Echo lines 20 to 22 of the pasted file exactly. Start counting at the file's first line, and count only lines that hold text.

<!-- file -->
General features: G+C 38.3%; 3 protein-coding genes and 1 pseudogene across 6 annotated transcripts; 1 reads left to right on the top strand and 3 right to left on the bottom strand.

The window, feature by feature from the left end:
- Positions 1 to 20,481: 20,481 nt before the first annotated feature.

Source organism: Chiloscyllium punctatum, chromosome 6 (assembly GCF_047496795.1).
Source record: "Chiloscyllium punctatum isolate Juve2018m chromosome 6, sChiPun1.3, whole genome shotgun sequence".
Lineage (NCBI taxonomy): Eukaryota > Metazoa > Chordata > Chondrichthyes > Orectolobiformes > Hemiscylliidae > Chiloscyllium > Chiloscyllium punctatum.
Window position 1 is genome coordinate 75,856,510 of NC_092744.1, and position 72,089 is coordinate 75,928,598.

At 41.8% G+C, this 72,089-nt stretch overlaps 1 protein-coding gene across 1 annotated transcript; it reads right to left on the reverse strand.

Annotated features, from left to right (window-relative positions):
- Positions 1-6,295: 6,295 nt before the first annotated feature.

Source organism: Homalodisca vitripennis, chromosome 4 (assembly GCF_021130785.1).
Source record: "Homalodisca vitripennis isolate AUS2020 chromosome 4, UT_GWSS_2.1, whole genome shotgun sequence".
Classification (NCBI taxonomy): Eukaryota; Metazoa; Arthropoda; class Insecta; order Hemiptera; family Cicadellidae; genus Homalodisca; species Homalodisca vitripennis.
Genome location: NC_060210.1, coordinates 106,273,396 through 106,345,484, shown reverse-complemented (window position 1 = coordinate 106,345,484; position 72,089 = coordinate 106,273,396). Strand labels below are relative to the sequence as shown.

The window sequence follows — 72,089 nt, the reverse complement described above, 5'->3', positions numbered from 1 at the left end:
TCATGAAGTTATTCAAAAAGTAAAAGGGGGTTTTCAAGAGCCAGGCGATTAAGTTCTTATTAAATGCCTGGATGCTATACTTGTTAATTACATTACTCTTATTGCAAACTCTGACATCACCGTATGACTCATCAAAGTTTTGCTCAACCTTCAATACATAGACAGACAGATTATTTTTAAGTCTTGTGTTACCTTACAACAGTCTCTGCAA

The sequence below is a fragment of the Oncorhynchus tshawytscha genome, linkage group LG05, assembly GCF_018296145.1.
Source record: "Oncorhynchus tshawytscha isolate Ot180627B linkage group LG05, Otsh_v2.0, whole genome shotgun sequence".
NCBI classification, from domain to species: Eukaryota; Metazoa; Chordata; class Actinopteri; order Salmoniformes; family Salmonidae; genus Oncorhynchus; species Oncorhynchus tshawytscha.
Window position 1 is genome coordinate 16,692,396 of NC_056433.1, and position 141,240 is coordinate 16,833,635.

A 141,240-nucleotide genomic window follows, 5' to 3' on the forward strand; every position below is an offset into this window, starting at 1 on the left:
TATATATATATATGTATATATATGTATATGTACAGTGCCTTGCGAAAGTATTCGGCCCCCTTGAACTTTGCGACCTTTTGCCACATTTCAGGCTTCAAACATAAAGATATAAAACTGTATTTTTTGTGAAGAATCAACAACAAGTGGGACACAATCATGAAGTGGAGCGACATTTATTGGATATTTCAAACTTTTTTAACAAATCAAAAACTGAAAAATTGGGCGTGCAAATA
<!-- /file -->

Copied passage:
Window position 1 is genome coordinate 16,692,396 of NC_056433.1, and position 141,240 is coordinate 16,833,635.

A 141,240-nucleotide genomic window follows, 5' to 3' on the forward strand; every position below is an offset into this window, starting at 1 on the left:
TATATATATATATGTATATATATGTATATGTACAGTGCCTTGCGAAAGTATTCGGCCCCCTTGAACTTTGCGACCTTTTGCCACATTTCAGGCTTCAAACATAAAGATATAAAACTGTATTTTTTGTGAAGAATCAACAACAAGTGGGACACAATCATGAAGTGGAGCGACATTTATTGGATATTTCAAACTTTTTTAACAAATCAAAAACTGAAAAATTGGGCGTGCAAATA